After invent of highly effective antitubercular drugs (ATDs), incidence of tonsillar TB is reduced to zero, but its incidence is increasing nowadays as mentioned above. Tonsillar TB are commonly found in patients with poor host reaction due to alcoholism, HIV infection, and so forth. Poor dental hygiene, dental extraction, periodontitis, and leukoplakia are the predisposing factors for primary oral TB. It has been postulated that such infections are acquired by inhalation, with harbouring of disease in Waldeyer's ring as secondary form rather than primary form .
The culture of Mycobacterium tuberculosis organisms from a tonsillar specimen of the patient can make a definitive diagnosis of TB. However, Mycobacterial culture usually takes 2-8 weeks to receive the results, which is too slow to help treatment decisions . Despite normal chest radiography findings, some EPTB patients have positive sputum culture results . Bronchoscopic evaluation or sputum induction with nebulized hypertonic saline can increase diagnostic sensitivity [15,16].
The diagnosis of tonsillar TB depends on the histological evidence. There should be presence of epithelioid granulomas, caseous necrosis, Langhan giant cells and AFB positive test for histopathologic diagnosis. However, loss of host immune function can result in demonstrating greater suppurative response and less well-formed granulomas in histopathologic findings . Diagnostic accuracy can be increased if the results of the histology and polymerase chain reaction (PCR) assays are combined with those of culture. Moreover, formalin used for preservation of biopsy specimens destroys the mycobacteria and prevents further culture confirmation. Hence, biopsy material for mycobacterial culture should be submitted fresh or in a small amount of sterile saline.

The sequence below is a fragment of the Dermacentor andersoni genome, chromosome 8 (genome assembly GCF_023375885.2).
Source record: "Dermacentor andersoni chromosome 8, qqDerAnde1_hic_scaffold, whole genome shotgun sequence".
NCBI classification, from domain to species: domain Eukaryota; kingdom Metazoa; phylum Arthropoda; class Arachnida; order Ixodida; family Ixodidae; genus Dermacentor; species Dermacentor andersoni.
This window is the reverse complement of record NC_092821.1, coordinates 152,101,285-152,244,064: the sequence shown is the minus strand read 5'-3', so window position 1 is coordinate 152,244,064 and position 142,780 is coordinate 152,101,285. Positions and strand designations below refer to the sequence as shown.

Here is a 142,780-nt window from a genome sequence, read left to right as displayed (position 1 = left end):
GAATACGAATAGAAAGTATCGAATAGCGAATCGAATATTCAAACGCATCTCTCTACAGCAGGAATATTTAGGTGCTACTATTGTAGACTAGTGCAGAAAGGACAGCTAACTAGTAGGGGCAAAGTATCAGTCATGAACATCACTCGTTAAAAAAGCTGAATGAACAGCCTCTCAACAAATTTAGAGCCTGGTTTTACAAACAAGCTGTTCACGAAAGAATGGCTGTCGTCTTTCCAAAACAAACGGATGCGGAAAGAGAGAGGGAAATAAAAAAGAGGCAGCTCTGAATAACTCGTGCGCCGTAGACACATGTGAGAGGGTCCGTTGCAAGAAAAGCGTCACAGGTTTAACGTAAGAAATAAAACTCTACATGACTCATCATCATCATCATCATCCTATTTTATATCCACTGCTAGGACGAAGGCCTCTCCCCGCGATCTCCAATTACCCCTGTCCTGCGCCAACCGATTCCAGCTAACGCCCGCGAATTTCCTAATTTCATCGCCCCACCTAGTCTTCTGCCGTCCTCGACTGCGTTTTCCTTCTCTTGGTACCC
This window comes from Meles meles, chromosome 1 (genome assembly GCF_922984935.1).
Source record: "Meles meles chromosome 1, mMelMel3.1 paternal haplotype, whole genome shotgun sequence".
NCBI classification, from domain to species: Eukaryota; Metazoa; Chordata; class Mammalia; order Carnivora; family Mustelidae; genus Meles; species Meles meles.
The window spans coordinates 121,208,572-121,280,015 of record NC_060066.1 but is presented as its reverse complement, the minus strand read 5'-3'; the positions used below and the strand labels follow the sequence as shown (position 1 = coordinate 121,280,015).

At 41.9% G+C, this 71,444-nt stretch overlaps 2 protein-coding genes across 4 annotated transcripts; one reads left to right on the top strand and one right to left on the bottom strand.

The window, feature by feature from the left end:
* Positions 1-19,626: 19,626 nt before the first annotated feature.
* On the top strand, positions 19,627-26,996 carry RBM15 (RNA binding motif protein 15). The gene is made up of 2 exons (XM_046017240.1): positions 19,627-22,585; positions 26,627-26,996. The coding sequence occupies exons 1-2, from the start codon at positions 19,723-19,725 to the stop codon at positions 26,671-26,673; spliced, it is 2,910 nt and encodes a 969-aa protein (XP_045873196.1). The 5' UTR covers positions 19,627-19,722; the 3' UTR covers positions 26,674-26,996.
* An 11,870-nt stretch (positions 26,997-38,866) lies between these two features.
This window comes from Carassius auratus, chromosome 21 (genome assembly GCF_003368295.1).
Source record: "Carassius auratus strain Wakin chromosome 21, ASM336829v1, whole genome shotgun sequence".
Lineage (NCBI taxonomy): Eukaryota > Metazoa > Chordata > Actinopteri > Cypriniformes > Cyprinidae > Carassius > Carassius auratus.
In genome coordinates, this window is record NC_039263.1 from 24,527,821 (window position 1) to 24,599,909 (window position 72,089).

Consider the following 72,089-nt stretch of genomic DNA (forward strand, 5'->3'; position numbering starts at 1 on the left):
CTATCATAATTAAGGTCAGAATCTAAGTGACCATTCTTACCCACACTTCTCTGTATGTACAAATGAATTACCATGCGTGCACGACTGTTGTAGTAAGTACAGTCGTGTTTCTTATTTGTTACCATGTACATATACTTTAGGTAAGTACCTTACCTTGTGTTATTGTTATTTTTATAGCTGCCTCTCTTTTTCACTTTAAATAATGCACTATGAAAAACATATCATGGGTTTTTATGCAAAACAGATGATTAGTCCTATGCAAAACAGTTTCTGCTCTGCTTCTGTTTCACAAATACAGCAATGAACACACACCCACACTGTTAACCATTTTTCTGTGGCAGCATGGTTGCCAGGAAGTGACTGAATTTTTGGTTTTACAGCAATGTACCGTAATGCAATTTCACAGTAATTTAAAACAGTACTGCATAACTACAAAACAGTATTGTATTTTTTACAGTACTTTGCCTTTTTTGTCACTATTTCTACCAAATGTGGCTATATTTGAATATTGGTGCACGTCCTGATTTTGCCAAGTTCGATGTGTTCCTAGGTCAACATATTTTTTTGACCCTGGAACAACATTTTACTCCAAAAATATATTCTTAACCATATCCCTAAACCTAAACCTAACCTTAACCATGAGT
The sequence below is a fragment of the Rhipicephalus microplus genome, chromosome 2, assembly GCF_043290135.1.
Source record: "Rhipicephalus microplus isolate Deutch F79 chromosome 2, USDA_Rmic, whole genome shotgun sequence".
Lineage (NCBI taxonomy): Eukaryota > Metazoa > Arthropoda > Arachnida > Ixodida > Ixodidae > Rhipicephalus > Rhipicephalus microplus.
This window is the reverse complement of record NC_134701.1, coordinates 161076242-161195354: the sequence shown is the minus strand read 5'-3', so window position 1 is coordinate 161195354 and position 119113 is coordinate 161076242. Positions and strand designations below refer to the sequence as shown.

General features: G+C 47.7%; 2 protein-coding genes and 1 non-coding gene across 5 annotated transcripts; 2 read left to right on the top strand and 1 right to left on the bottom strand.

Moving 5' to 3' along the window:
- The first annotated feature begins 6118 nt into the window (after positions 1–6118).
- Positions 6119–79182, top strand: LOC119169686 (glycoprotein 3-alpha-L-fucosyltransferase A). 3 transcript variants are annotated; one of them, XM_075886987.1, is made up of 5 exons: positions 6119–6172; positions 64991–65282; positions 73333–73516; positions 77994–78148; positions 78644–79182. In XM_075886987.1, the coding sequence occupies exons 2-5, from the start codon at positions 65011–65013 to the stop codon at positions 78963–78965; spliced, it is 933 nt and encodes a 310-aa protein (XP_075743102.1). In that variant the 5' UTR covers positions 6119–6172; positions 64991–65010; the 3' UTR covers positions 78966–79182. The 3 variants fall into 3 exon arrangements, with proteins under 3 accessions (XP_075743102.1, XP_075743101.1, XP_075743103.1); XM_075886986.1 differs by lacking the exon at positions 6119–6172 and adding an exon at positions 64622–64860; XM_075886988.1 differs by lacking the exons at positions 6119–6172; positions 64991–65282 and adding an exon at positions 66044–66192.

Tissue biopsy is the most effective method of diagnosing tonsillar TB but it is invasive. The more easily accessible body fluid, such as pleural fluid can be studied if the patient has associated primary pulmonary TB, then it can often provide valuable diagnostic clue for diagnosis. Exudative fluid is found in tuberculous pleural fluid study with predominance of lymphocytes in about 90% of cases. Adenosine deaminase (ADA) measurement is one of the most widely used biomarkers in body fluids for the diagnosis of EPTB. ADA is an enzyme involved although possible false-negative and false-positive results should be considered [18-20].
The nucleic acid amplification test, such as PCR has a major advantage, i.e., a rapid diagnosis can be made. The sensitivity could be improved by PCR because EPTB is a paucibacillary disease, as it can detect as few as 10 mycobacteria .
There are some supportive methods for diagnosing tonsillar TB, such as Tuberculin skin test (TST) and IFN-γ releasing assay (IGRA), but these have a limited diagnostic value. Interpretation of the result of TST reactivity can be complicated by crossreactivity with previous Bacille Calmette-Guerin vaccination or latent TB infection in countries where TB is common. Other factors like HIV infection, poor nutritional status, recent viral or bacterial infections, or vaccination with live virus can also reduce response to the TST Similarly, IGRA cannot distinguish between latent infection and active pulmonary TB or EPTB. Thus, negative results cannot entirely exclude the disease .
The tonsillar specimens should be obtained for both mycobacteriological and histopathological examinations. The measurement of biochemical markers in TB-affected pleural fluids such as ADA or IFN-γ releasing assay could be supportive tests for the diagnosis. Molecular biology techniques such PCR may be helpful in rapid diagnosis as well as in paucibacillary cases.